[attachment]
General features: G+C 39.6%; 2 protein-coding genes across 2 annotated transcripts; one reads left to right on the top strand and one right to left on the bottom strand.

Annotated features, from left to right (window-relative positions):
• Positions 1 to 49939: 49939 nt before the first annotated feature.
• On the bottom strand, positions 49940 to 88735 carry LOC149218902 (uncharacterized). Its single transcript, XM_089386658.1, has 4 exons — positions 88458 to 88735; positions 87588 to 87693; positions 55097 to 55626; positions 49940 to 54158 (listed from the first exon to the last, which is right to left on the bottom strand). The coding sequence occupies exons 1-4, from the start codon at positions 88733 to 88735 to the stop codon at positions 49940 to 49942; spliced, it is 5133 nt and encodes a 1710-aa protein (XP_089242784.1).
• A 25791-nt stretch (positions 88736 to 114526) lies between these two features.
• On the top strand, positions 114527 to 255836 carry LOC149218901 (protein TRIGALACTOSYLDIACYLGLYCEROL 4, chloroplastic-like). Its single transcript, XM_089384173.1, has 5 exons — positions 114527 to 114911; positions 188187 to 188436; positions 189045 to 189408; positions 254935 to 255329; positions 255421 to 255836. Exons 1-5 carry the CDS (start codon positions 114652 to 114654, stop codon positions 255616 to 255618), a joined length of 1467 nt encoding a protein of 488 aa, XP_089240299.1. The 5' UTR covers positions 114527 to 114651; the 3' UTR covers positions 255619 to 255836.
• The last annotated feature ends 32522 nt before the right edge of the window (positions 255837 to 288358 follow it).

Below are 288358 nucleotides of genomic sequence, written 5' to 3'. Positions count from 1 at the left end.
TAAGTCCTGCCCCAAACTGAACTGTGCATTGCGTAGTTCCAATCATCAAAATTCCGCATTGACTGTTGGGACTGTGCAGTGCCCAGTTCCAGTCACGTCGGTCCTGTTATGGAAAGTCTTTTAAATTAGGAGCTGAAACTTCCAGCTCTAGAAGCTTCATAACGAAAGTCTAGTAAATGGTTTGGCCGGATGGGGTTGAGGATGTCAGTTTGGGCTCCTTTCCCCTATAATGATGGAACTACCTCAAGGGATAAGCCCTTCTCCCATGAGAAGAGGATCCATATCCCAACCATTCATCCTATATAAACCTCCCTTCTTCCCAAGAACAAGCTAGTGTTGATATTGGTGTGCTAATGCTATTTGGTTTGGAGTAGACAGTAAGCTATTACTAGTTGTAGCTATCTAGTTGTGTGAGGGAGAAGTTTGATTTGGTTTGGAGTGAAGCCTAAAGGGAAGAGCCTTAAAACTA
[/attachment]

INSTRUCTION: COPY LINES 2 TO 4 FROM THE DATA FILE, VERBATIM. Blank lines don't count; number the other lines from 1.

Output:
Annotated features, from left to right (window-relative positions):
• Positions 1 to 49939: 49939 nt before the first annotated feature.
• On the bottom strand, positions 49940 to 88735 carry LOC149218902 (uncharacterized). Its single transcript, XM_089386658.1, has 4 exons — positions 88458 to 88735; positions 87588 to 87693; positions 55097 to 55626; positions 49940 to 54158 (listed from the first exon to the last, which is right to left on the bottom strand). The coding sequence occupies exons 1-4, from the start codon at positions 88733 to 88735 to the stop codon at positions 49940 to 49942; spliced, it is 5133 nt and encodes a 1710-aa protein (XP_089242784.1).